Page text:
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Chapter 2

Chapter 2 - Personality Traits - A Good Theory.doc

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University of Toronto Scarborough
Marc A Fournier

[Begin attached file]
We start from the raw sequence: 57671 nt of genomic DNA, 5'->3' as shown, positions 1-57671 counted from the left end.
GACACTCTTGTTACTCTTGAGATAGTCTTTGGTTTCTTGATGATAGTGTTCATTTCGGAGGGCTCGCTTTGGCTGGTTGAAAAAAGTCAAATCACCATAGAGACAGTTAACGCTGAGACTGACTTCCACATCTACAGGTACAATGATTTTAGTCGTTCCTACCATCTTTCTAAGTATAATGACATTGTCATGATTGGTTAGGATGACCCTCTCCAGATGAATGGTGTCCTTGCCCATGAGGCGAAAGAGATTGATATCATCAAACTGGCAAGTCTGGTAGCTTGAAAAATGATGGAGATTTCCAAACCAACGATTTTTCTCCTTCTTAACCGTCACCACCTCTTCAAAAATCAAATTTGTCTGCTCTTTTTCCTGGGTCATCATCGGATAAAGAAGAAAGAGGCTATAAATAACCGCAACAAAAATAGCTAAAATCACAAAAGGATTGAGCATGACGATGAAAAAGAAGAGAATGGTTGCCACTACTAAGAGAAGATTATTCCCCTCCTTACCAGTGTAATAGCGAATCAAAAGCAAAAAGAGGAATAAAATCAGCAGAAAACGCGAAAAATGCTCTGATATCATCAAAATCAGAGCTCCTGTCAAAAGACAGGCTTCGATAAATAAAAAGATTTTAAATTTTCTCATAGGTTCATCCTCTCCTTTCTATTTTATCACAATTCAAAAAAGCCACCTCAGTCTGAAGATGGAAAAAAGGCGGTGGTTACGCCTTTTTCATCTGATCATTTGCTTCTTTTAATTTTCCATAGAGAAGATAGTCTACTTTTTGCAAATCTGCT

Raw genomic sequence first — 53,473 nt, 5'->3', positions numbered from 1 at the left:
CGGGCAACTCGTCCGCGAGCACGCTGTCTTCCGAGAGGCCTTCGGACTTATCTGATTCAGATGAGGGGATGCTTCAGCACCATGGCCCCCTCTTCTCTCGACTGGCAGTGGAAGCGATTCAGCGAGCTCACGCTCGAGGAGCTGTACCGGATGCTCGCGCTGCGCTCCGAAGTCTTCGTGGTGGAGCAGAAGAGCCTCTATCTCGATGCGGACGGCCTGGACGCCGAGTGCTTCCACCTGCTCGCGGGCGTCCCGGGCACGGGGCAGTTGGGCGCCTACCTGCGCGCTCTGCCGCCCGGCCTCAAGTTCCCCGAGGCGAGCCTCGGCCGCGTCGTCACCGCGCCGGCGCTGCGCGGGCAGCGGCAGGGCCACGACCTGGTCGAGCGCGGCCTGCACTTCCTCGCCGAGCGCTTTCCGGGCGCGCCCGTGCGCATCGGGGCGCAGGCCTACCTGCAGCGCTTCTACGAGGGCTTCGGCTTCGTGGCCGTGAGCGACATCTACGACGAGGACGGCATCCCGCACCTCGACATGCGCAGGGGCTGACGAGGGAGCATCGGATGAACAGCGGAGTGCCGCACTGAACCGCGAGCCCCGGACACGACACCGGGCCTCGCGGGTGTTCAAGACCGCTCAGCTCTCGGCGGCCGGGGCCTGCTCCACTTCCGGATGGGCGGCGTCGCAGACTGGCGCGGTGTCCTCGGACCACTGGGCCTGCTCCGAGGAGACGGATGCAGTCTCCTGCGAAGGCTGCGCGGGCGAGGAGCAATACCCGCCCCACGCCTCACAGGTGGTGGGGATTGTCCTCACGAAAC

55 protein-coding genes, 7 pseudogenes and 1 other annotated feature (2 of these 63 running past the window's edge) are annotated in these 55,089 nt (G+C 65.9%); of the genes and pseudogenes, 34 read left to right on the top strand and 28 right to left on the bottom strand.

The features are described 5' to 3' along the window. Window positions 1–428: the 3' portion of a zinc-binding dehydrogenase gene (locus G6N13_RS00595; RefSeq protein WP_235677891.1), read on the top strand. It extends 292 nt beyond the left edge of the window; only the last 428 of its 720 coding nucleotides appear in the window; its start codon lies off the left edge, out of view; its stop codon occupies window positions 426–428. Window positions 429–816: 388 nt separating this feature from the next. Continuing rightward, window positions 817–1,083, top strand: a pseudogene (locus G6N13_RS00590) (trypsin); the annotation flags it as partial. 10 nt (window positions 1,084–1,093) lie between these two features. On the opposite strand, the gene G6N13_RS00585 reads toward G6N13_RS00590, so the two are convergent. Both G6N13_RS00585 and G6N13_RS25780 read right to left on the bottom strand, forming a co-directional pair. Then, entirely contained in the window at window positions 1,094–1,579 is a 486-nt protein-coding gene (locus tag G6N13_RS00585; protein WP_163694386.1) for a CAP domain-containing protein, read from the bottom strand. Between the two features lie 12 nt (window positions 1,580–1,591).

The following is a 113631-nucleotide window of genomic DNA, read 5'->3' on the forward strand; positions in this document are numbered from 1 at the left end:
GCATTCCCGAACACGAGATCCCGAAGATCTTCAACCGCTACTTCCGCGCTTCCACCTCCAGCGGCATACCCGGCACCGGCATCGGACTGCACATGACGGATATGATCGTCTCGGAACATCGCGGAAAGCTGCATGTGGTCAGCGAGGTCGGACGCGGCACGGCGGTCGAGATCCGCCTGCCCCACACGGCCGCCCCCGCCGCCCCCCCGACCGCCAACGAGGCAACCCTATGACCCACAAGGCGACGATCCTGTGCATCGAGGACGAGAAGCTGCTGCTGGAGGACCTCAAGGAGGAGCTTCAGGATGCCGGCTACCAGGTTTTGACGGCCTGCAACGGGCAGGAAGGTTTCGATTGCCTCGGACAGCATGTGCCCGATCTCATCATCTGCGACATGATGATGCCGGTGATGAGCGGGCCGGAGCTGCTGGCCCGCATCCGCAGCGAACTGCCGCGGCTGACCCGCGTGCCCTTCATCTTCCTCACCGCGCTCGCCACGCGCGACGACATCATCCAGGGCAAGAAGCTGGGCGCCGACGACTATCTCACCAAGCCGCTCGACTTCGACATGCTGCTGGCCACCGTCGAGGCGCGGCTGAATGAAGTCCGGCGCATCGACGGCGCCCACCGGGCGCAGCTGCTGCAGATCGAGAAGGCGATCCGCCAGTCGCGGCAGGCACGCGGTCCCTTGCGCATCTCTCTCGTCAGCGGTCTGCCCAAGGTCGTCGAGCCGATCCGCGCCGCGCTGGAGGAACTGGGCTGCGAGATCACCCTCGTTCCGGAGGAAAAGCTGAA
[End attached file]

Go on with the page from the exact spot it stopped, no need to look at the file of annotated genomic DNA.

Chapter 2: Personality Traits: A Good Theory Gosling, Jo, Mannarelli, and Morris : when people live in an environment they leave Behavioural Residue – physical traces in living spaces left behind by the everyday actions of people that are hits or cues to the personality of the occupant. • Eg. surfboard, mementos, tidy rooms • Study for dorm rooms & office spaces  people agreed on the personality ← What Is A Personality Trait? ← Traits – describe a person’s typical style of thinking, feeling and acting in different kinds of situations and at different times • Contrast: Temporary states (such as emotion), attitudes (liberal, conservative) and physical attributes are NOT considered personality traits • Traits are measured over a Continuum – a continuous stretch, from low to high + normal curve o Eg. High talkative compatible with strangers more than low talkativeness • Traits are hypothetical concepts NOT seen BUT described o Eg. Mario is sociable, look at how he gets along with everyone • Some psychologists see traits as internal, causal properties and view a trait as a capacity that is present even when the trait is not being directly expressed o Eg. Mario is getting along with everyone; he’s sociable ← Two Approaches to the Study of Personality Traits ← Idiographic Approach – the goal is to understand the personality of a single individual with all of his/her quirks or idiosyncrasies and characteristics that make them unique • best objective description of traits ← Nomothetic Approach – the goal is to discover Universals – concepts that can apply to everyone – by identifying traits that can describe all people or that can be applied to any person • The Great Nomothetic Search for Human Universals  number of traits? 6.7 billion? o Allport : nomothetic and idiographic overlap, the first giving a basis for “diagnosis” and the second giving specifics to the person to “treat.” He believed individuality cannot be studied by science. o Eysenck : believed that human personality is organized into a hierarchy; general at the top, and individual specifics at the top. Behaviour  + many times = habit  + habits over time and situations = trait  + traits in people = personality type (syndrome/superfactor/observed-constellation-of-traits) ← What Do We Know About Personality From the Idiographic Approach? ← Studying Individual Personalities: The Idiographic Approach ← Eg. asking people to describe their traits helps understand a person and what’s important to them ← Allport : 3 types of traits: 1. Central Traits – traits that are of major importance in understanding the person 2. Secondary Traits – traits of lesser importance, less consistently displayed or seldom displayed or only slightly revealed so that a very close friend might notice 3. Cardinal Traits – highly unusual person that has one trait that is completely dominating in a personality, They are so pervasive and extremely influential that practically every aspect of a person’s life is touched by this “ruling passion” or “master ← The Idiographic Approach Applied: The Case of Jenny ← Allport : idiographic approach to “Jenny” who wrote letters to friends over 10 years, after focusing on her son as a single parent. She displayed suspicion, drama, self-centered, etc. in her letters, as examined by psychologists. She wrote the letters to Allport and his wife. ← What Do We Know About Personality From Nomothetic Approach? ← Finding Universals: The Nomothetic Approach ← The Theoretical Approach – Using theory to identify the most important traits for understanding personality • Eg. Machiavellianism scale drawn from Machiavelli’s letter to Prince of Florence ← The Lexical Approach – Using synonyms within or commonalities across languages to identify the most important traits for understanding personality  universals in personality ← The Measurement Approach –Using questionnaires and statistics to identify the most important traits for understanding personality • At first they lacked validity with so many personality tests, and only had reliability  • Factor Analysis – sees if the various trait terms cluster together in some way • Cattell : using Allport & Odbert’s 4504 traits, reduced them with other researchers’ traits and created the 16 Personality Factors, missing the 5 basic factors we have today. ← Research Methods Illustrated: Factor Analysis ← Eg. Questionnaire on likeability of different genres of music  people are expected to have consistent answers  do music genres have underlying structures that distinguish them from one another? ← Factor Analysis – a statistical technique that mathematically identifies a meaningful underlying structure among a set of variable. • Correlations (r) identify which questions go together (positively or negatively) = factors, or which questions don't (no correlation) • Eigenvalue – in factor analysis, the amount of variation among participants’ answers that a factor account for. • Factor Loadings – from eigenvalue , it’s an estimate of how strongly each questions fits into a given factor in an factor analysis. o Higher number = strong correlation with positive/negative relationships o Each factor is defined by the questions with the highest factor loadings  researchers try to identify the underlying factor • First factor has the greatest variation in the data, but there may not be a factor that makes sense since this one is mathematically derived, rather than from questions  Rotating The Factors – researchers move around the factors (combining and weighting) to find which questions go together  number of factors only include interpretable ones  name the factors • Factor analysis is limited to the researcher who makes all decisions ← The Great Nomothetic Search for Universal Principles of Personality ← Big Five – a five-factor model of personality based on the lexical approach: Surgency (Extraversion), Agreeableness, Conscientiousness, Emotional Stability and Culture • Shown in all personality tests • Universal  rooted in biology or solve evolutionary problems ← Five Factor Model – a five-factor model of personality based on the measurement approach: Neuroticism, Extraversion, Openness, Agreeableness and Conscientiousness. ← Three Superfactors: Eysenck ← Eysenck : • Personality types in terms of biological differences between people (twin study supports it). • Three broad dimensions of personality: Psychoticism, Extraversion and Neuroticism. • Narrow Traits – the subtraits that make up each of the three factors of Eysenck’s PEN theory • Psychoticism – a personality trait that describes how tough- minded, selfish and antisocial a person is. People who are low in Psychoticism are high in Agreeableness and Conscientiousness. o NT: aggressive, cold, egocentric, impersonal, impulsive, antisocial, unempathetic, creative, tough-minded • Extraversion – a personality trait that describes how much people energetically seek out interactions with others and experience positive emotions in both social and physical environments. People who are low in Extraversion are described as introverted and tend to be reserved, quiet and shy. o NT: sociable, lively, active, assertive, sensation-seeking, carefree, dominant, surgent, venturesome • Neuroticism – a personality trait that describes how anxious and vulnerable to negative emotions and reactivity a person is. People who are low in Neuroticism are described as emotionally stable and tend to be calm, relaxed and able to handle stress well. o NT: anxious, depressed, guilt feelings, low self-esteem, tense, irrational, shy, moody, emotional • Problem with theory: He believed his was right, because other theories included his traits in the hierarchy. He disregarded traits of openness (he believed it was cognitive), agreeableness and conscientiousness (he believed it was habits/responses, NOT part of hierarchy). ← Five Factors: The Big Five and the Five-Factor Model ← Five Factors: Ne